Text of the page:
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Can numbers lie? - Broadcasting & Cable

Can numbers lie?

Some series tout high ratings-but they apply only to some localities
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We've all seen the advertisements: So-and-so's syndicated strip is doing gangbusters in such-and-such cities. And the ads, supported by exhaustive research, are speaking the truth in most cases. But often, the ads are plugging shows that are doing nothing much everywhere else.

Many syndicated shows score strongly in at least a few markets, which can be a boon to individual stations that sell time to advertisers based on those local ratings. But, with the shows churning out weak national numbers at the same time, those series' distributors (per barter-split agreement with stations) frequently can't charge advertisers hefty-enough rates to keep paying the shows' production bills.

However, local-market success stories are far from being throwaway nuggets of information. Studios can use this good news as proof that the show has potential for eventual growth, relieving any itch to call it quits on things that haven't caught on yet nationally.

"I remember how Arsenio Hall
started out so much bigger in ethnic markets than elsewhere," says Janeen Bjork (formerly with Millennium Sales & Marketing, now working as an independent station consultant) about a series that ultimately became a hit around the country.

Katz TV's Bill Carroll recalls syndication's most recent phenom, Judge Judy, "whose initial time-slot lineup was patchwork. But based on solid numbers, [it] got some upgrades and, by the third year, looked strong."

Among today's sometime standouts are Warner Bros.-distributed Access Hollywood, which hits 5.0s or 6.0s on NBC O & O stations but regularly posts 2.0-range national performances. Another example, MGM's troubled National Enquirer: Uncovered
(soon to be dropped by the Fox O & Os but looking for new takers), logged a 3.3 rating/10 share on WJBK-TV Detroit during November sweeps, which is three times as high as its usual national rating.

On the freshman front, just among those that haven't been picked up for season two, King World's Curtis Court
earned a 5.2/16 on WRAL-TV Raleigh-Durham, N.C., in November vs. a 1.6 national season-to-date rating through Jan. 14. Similarly, Studios USA's Arrest & Trial
registered a 4.4/6 on KTVK-TV Phoenix vs. a 2.0 national average. And even Paramount's beleaguered Dr. Laura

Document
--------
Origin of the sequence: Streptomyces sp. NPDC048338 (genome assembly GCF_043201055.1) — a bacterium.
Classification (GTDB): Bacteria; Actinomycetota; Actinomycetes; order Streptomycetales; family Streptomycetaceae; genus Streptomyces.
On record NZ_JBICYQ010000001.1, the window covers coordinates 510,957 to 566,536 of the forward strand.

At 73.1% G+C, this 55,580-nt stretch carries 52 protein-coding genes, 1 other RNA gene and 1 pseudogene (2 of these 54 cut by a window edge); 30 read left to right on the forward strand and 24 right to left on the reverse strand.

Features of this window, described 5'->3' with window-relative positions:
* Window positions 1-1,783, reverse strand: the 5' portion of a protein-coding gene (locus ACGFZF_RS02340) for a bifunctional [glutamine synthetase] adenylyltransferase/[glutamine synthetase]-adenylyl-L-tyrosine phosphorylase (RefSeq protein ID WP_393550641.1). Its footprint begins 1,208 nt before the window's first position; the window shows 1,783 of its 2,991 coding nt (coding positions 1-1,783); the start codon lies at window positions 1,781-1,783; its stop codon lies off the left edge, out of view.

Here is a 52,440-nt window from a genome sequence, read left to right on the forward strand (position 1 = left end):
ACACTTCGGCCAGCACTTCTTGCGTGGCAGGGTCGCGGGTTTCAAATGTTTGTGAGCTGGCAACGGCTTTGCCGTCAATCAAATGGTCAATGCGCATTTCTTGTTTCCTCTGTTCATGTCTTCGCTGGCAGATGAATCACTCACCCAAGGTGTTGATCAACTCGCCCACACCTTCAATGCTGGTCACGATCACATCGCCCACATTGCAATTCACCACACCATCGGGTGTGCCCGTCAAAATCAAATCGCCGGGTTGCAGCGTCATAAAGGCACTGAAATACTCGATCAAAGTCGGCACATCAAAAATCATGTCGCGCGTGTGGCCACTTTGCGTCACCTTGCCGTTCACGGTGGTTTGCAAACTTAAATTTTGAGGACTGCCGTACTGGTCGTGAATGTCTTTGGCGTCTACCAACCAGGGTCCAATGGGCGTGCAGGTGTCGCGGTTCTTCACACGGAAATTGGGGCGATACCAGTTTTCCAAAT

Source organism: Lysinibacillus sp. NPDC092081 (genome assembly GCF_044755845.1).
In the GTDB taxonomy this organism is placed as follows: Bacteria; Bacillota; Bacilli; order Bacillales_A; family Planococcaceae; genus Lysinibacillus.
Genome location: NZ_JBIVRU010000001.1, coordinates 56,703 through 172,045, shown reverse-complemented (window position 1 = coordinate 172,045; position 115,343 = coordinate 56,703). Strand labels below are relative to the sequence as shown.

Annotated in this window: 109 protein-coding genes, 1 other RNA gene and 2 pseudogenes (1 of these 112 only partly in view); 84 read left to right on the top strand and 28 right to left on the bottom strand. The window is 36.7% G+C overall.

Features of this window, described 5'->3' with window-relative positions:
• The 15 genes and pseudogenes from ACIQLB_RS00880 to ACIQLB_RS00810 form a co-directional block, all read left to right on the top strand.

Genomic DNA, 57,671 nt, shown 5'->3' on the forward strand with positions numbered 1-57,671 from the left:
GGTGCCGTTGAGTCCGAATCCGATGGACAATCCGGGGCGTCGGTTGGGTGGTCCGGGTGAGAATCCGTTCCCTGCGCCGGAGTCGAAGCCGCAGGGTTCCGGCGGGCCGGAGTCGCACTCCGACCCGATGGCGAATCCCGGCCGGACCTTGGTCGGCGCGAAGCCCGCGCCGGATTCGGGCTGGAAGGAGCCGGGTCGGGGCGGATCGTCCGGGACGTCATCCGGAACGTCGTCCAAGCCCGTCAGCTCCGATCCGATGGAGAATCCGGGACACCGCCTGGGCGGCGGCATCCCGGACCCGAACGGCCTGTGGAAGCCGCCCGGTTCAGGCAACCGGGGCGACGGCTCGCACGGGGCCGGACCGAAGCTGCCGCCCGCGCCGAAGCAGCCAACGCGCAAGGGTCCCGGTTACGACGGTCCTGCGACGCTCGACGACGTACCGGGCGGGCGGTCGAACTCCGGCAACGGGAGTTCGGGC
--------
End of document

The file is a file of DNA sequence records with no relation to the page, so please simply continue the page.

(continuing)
nabbed a respectable 2.6/10 on WCPO-TV Cincinnati vs. a 1.3 national average.

"It is rare that you find a show, looking over the 200-plus markets, that doesn't work on at least one or two stations," notes Carroll. "The odds are working in your favor that is going to happen."

But underscoring any market muscle is the fact that, "in the end, national numbers are where the real potential profitability for a show comes into play," he adds. "It's rare that the license fee is a studio's only means to make money. The real make-or-break comes from the barter split."

So a mixed performer, like the above or others, including Men Are From Mars, Women Are From Venus
(2.1/8 on WCMH Columbus, Ohio, vs. a 0.8 national average ) and Sex Wars (4.1/7 on WUSA Washington vs. a 0.7 national average), "can last as long as the syndicator is willing to underwrite the production of the show..It costs the same amount to produce no matter what the ratings are," Carroll explains. "If you are willing to take the loss, then you can keep the show as long as you want."

Reasons vary for a show's selective strength. Access Hollywood, its proponents say, needs to play in the access daypart in order to attract viewers, and at least the NBC stations (having a financial interest in the NBC Studios-produced series) are willing to be accommodating. Currently, Warner Bros. is offering Access Hollwood to stations for discounted prices if the outlets agree to air it between 7 and 8 p.m.

Carroll points out that, in other instances, "if you're on a dominant station in a protected time period, you will do a good number. The show would have to be an unbelievable disaster not to perform well there."

Steve Rosenberg, president of Studios USA Domestic Television, admits he hasn't put his finger on why Arrest & Trial
has wowed viewers on such stations as KTVD Denver (4.0/7 through the third week of January), but he's definitely working on it. "If I could figure out a way to duplicate exactly what we were doing in Denver everyplace,.then I would have one of the highest-rated syndicated shows."

Still Rosenberg is grateful for local success, which gives him legitimate bragging rights for Arrest & Trial and informs his decision on whether to renew the show. Currently, he is waiting for WWOR New York and KCOP Los Angeles to decide about keeping the show next season.

"When you can pull out 10 or 15 tremendous success stories, then what that tells you is that you have a good show," Rosenberg explains. "Does that make you more committed? Absolutely. In deciding whether a show comes back, you look beyond the numbers and also look at the product. As for Arrest & Trial, shame on us if it doesn't go to year two."

So what happens when stations find themselves holding shows that do great for them but not so great for others? There has to be the possibility that a distributor will stop a show's production.

Over at WIVB-TV Buffalo, N.Y., General Manager Lou Verruto notes, "We would love for Curtis Court to continue." But "if you're not cleared in New York or Los Angeles, you aren't running."

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